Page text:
The Arn transporters are internalised when the ligands are bound to a siderophore [111]. This complex is then transported via late endosomal vesicles for vacuolar degradation which releases the iron [119]. This pathway was elegantly shown by Yun et al., 2001 where the trafficking of ferrichrome and ferroxamine B are transported by Arn3/Sit1 and Arn1 transporters, respectively [35,119]. The transcriptional activator Aft1 in S. cerevisiae responds to iron availability and regulates the expression of FET3, FTR1, and ARN; it has also been shown to interact with Arn3/Sit1 transporters [119]. This interaction influences the ubiquitination and vacuole-dependent degradation of the protein, further illustrating that the sensing mechanisms in fungi can be adjusted accordingly for efficient iron uptake [134,135]. In C. albicans, the Arn1/Sit1 transporter is used to facilitate the utilisation of xenosiderophores such as coprogen, ferrichrysin ferricrocin, ferrirubin, and triacetyl-fusarine C [93,125]. As a human commensal, C. albicans share the mucosal and gastrointestinal environment with other flora including bacteria, thus the ability to utilise xenosiderophores was most likely developed in this environment [125,136]. The Arn1/Sit1 transporter in C. albicans was shown to be required for the invasion of reconstituted epithelium in a human oral mucosa model [125]. However in mouse models of systemic candidiasis, it does not contribute to virulence, thus indicating that siderophore-mediated iron uptake may not be important during bloodstream infections [125]. For C. glabrata, it was demonstrated that SIT1 mutants showed no difference in survival within the phagolysosome of infected macrophages when compared to the wild-type strain [93,137]. The highly conserved SIT1 transporter of C. neoformans is not involved in virulence in murine models of cryptococcosis, but it plays a role in the uptake of ferrioxamine B as well as other environmental xenosiderophores [138]. In addition, the Cft1 and Cfo1 of the reductive pathway is not required for iron assimilation from ferrioxamine [139]. Xenosiderophores are of high importance in mucormycosis caused by the Mucorales, i.e., Rhizopus, Mucor, Lichtheimia, as well as uncommon genera, e.g., Apophysomyces [42,140]. The most common causative agents isolated in nosocomial infections include R. arrhizus and L. corymbifera [140,141]. Mucormycosis is seen in immunocompromised patients, poorly managed diabetic patients, diabetics with ketoacidosis experiencing iron overload (DKA), and patients in end-stage renal failure on chelation therapy, e.g., desferoxamine B siderophore treatment [141,142,143]. R. arrhizus and other pathogenic Mucorales possess cell surface-proteins, i.e., Fob1 and Fob2, which allows for the exploitation of desferoxamine thus aiding growth in the host [71,115,142,144]. In addition, the reductive iron uptake pathway also provides an additional mechanism for siderophore-Fe3+ utilisation, and contributes to pathogenesis as defects in this pathway, i.e., mutants of the iron permease (FTR1) show attenuated virulence [71,72,101,145].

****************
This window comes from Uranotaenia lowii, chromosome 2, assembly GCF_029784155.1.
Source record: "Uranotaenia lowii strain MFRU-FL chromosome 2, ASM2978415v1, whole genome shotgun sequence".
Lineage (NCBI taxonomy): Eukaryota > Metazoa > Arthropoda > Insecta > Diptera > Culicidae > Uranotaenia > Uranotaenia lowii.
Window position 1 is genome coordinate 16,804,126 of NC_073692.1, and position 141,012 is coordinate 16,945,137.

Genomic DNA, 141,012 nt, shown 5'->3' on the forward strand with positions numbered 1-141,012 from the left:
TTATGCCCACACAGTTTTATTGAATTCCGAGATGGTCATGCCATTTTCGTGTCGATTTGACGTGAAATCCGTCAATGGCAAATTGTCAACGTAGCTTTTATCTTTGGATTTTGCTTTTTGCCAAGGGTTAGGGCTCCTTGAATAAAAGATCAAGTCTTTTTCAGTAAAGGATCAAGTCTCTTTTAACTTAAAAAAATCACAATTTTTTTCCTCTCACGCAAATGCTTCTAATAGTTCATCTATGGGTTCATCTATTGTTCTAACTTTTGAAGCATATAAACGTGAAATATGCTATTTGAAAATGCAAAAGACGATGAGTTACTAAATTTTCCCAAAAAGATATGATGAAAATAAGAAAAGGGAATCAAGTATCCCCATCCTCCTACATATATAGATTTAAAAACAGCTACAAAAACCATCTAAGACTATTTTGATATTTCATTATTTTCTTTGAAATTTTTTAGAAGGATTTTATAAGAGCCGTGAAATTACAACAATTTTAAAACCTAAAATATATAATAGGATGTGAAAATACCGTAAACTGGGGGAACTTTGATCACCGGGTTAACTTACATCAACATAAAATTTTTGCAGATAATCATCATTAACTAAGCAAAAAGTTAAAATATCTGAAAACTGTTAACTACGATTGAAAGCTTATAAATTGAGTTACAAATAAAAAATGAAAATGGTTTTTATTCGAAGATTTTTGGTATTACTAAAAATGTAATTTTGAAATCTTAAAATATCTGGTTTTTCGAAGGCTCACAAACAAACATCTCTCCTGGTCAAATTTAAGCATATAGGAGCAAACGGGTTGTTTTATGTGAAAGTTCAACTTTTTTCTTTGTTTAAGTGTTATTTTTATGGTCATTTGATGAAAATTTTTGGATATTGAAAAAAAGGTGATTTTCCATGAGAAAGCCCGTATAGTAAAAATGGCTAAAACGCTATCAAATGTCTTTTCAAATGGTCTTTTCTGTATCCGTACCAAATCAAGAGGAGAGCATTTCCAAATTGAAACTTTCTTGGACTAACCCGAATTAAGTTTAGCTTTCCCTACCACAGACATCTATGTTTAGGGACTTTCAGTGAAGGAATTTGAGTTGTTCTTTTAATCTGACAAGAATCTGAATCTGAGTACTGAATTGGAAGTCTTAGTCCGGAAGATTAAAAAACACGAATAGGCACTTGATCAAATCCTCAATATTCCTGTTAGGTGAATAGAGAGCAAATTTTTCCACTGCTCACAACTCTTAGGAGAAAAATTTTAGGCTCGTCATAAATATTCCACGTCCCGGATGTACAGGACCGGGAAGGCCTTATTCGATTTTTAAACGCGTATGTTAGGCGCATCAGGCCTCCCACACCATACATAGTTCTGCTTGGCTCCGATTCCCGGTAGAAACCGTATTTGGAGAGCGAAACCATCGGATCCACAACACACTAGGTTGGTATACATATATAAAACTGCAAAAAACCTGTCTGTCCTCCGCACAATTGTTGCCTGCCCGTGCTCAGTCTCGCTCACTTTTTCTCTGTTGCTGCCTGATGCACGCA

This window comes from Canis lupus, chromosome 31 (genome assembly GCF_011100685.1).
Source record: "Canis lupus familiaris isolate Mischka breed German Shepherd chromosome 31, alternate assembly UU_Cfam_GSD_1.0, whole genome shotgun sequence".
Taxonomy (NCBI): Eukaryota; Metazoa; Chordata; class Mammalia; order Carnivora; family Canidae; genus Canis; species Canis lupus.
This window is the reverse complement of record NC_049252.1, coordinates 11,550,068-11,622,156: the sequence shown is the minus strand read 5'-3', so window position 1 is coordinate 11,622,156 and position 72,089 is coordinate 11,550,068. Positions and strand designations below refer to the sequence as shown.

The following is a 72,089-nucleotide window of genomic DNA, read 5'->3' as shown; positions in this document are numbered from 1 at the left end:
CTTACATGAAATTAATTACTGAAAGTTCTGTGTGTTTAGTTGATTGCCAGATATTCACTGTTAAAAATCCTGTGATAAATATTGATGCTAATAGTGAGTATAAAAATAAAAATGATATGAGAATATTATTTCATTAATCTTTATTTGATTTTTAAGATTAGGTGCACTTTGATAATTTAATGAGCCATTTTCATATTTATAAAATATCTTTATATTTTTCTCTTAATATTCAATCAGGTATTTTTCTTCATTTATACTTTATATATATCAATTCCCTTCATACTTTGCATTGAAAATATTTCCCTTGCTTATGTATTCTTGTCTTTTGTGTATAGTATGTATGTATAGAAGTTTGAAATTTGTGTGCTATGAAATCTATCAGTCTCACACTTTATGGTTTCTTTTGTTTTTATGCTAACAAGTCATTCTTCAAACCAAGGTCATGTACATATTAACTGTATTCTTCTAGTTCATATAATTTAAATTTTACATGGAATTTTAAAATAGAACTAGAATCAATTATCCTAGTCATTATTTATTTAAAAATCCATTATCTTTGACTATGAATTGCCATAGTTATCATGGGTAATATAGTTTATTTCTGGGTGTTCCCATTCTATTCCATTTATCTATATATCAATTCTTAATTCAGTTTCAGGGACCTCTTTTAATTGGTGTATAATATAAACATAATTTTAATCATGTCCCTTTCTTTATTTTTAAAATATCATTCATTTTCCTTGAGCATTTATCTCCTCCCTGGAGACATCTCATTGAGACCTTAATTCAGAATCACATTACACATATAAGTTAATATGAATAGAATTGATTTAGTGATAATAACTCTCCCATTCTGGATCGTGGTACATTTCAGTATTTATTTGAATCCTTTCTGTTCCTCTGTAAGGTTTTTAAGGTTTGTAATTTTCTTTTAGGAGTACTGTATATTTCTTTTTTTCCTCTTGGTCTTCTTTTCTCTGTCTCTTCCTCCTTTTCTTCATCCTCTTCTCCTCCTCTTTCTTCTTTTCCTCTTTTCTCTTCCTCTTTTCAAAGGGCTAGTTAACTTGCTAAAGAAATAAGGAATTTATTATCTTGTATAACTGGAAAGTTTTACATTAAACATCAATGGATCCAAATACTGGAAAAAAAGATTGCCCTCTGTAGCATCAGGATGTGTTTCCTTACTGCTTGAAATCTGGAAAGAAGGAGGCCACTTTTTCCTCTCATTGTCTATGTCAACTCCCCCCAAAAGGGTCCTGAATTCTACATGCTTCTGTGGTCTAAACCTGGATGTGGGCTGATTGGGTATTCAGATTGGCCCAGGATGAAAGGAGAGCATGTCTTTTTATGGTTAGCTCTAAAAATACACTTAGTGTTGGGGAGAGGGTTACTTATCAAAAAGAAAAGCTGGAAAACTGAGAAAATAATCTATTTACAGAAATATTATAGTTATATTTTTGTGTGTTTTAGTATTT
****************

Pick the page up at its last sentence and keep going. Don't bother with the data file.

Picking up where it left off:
In A. fumigatus and A. nidulans as well as in Histoplasma capsulatum, siderophore-mediated iron uptake has been thoroughly studied as knockout strains can be obtained [29,34,38,124,146,147]. Aspergillus species and H. capsulatum can synthesise different hydroxamate-type siderophore. Aspergillus species can synthesise fusarinine C, triacetylfusarinine C, ferricrocin, hydroxferricrocin, while H. capsulatum produces coprogen B [29,146,148,149,150,151]. In A. fumigatus, the SIDA gene that encodes the L-ornithine-N-monooxygenase is essential for siderophore production and contributes to virulence [75,147,152]. A. fumigatus also possess a highly conserved orthologs of the S. cerevisiae SIT1 and SIT2 transporter genes, and it was demonstrated that these transporters play a role in the uptake of ferrioxamine B and ferrichrome [153]. The deletion of the SID1 gene (ortholog of SIDA) in H. capsulatum, abolishes the siderophore biosynthesis pathway and inhibits fungal growth in bone marrow-derived macrophages and in mice. This indicates that siderophore production is an essential virulence mechanism for H. capsulatum [154]. The siderophore uptake system enables fungi to effectively compete for limited amounts of available iron in the environment and allows opportunistic fungi another mechanism to efficiently acquire iron during infection.